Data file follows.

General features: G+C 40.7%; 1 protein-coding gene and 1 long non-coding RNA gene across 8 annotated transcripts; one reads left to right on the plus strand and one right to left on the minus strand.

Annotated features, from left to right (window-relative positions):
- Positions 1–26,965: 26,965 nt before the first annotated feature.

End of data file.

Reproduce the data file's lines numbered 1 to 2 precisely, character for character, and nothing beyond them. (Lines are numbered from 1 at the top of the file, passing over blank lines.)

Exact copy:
General features: G+C 40.7%; 1 protein-coding gene and 1 long non-coding RNA gene across 8 annotated transcripts; one reads left to right on the plus strand and one right to left on the minus strand.

Annotated features, from left to right (window-relative positions):